Most seasonal wild trout fisheries occur when the sun is still low in the sky, either early or late in the year, and often under dense forest canopies. In these situations you want to have high quality amber or “sunrise” sunglasses, both to protect your eyes from swatting rhododendron or pine branches, and to help you spot fish. Even though this may sound like a “specialty lens,” don’t scrimp, because wild trout are also often some of the biggest you will get a shot at all year.
#6 Cover territory
Seasonal wild trout, especially rainbows, are usually present in rivers flowing down into larger bodies of water (whether lakes or deep rivers), having swum upstream into shallow water so that they can spawn. During their spawning run they will search for Nerds-candy-to-pea-sized gravel in which to cut their redds. When not actively spawning they will often stage at convenient locations, most typically where smaller creeks intersect larger waterways. In order to maximize your chances of finding a staging fish, or even one moving up during a fresh pulse of rain, you need to cover a lot of ground. Mountain wild trout fisheries tend to require up to three to five miles of hiking in a day. Bring a wading staff (or a large net) and use it. In the backcountry the worst thing that can happen is a leg or head injury.
#7 Fish upstream not down
All wild trout are more sensitive to human presence than their quasi-domesticated brethren. With that as a given, consider which way water flows: downstream. Any time you take a step into the river, you are dislodging dirt and sediment which will let fish downstream know that something unusual is occurring. They will literally smell you coming. Conversely, if you only fish upstream, you’ll always approach fish from behind (because their eyes are on the front end, after all), and all your sediment will wash away behind you. Wild trout fishing is more like deer hunting than it is stationary tailwater fishing, which means you need to play the currents, just as a deer hunter considers air currents when he masks his scent.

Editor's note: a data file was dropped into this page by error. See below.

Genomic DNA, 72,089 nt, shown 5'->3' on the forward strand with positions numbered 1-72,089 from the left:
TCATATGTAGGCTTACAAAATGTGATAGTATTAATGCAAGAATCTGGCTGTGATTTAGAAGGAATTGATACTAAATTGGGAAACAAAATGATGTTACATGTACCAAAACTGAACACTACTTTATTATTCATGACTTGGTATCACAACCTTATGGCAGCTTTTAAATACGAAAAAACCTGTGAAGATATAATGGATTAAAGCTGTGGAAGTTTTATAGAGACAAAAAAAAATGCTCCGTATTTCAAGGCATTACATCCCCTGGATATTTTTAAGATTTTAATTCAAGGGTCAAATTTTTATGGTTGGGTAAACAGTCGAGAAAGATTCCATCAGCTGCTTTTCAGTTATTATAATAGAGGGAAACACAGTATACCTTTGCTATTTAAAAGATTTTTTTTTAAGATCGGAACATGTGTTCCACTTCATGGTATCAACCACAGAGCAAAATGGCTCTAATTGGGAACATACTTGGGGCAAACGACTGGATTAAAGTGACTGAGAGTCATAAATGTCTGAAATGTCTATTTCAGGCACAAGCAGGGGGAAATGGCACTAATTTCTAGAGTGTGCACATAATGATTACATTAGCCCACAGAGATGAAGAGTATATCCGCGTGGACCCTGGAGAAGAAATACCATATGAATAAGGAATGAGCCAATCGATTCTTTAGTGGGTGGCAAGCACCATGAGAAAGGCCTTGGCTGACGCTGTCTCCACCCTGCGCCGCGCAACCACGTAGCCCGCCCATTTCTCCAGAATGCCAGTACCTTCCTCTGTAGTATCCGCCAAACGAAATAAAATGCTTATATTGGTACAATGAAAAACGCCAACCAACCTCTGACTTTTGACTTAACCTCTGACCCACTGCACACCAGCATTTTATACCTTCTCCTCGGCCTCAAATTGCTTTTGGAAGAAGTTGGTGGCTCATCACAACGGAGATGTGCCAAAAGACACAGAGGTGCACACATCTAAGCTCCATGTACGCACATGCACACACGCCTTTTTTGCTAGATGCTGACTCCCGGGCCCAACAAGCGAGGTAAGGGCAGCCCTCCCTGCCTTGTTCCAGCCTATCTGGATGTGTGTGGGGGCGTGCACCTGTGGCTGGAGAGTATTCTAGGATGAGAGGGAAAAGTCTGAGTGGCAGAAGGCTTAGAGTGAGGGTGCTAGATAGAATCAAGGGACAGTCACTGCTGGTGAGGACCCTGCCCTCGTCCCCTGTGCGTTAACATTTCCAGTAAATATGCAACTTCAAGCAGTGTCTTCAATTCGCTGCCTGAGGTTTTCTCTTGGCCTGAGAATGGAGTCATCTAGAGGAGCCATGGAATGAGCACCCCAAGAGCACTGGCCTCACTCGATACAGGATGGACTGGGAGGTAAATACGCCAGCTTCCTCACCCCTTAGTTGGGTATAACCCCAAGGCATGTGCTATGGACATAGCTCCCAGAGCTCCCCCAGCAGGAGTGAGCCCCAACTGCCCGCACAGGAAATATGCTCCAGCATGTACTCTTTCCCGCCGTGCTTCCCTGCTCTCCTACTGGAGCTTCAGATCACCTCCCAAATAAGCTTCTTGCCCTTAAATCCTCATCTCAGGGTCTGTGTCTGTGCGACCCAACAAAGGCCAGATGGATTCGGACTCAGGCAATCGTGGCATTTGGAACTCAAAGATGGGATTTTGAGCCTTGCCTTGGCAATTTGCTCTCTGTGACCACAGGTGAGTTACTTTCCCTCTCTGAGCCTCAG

#8 Use your government-supplied resources
Believe it or not, the U.S. government does a heck of a job providing resources for outdoorsmen. We have free topographical and GPS mapping, not to mention free water level monitoring data. Get to know and love the USGS’s Waterwatch site, which provides real time updates of water levels which can indicate when fish will be moving.
#9 Brookies are wild trout too
Although not as large as their brown or rainbow trout cousins in *most* of their range, brook trout still provide a fantastic opportunity to test out your wild trout skills. Hungry to the point of suicide at times, they can be a great introduction to the principles of stealth, seeing fish, and using hunting-style tactics. Pick up a $30 gas station fiberglass three weight and a handful of foam hopper patterns, and you’re set.
#10 Respect the wild trout
Hatchery-bred fish are a tremendous resource and an important learning environment for almost all fly anglers. And, certainly, many of our nation’s hatchery-supported waters also support populations of wild fish in and amongst the truck-released fish. But a truly wild trout fishery is a rare and valuable thing. While it might be perfectly legitimate to take home a stringer of 11″ stocked rainbows on a tailwater, doing the same thing on a mountain fishery during a strong wild trout spawning run is cutting off your nose to spite your face. No one is going to replace the fish you take home except the fish themselves, and in a wild trout environment with no pellet feeding, growth rates are usually half those of the tailwater fish. Wild trout are thus especially well suited to catch and release angling. And remember, if you keep your spots quiet, you’re likely to be the one returning to catch those fish in future years anyway.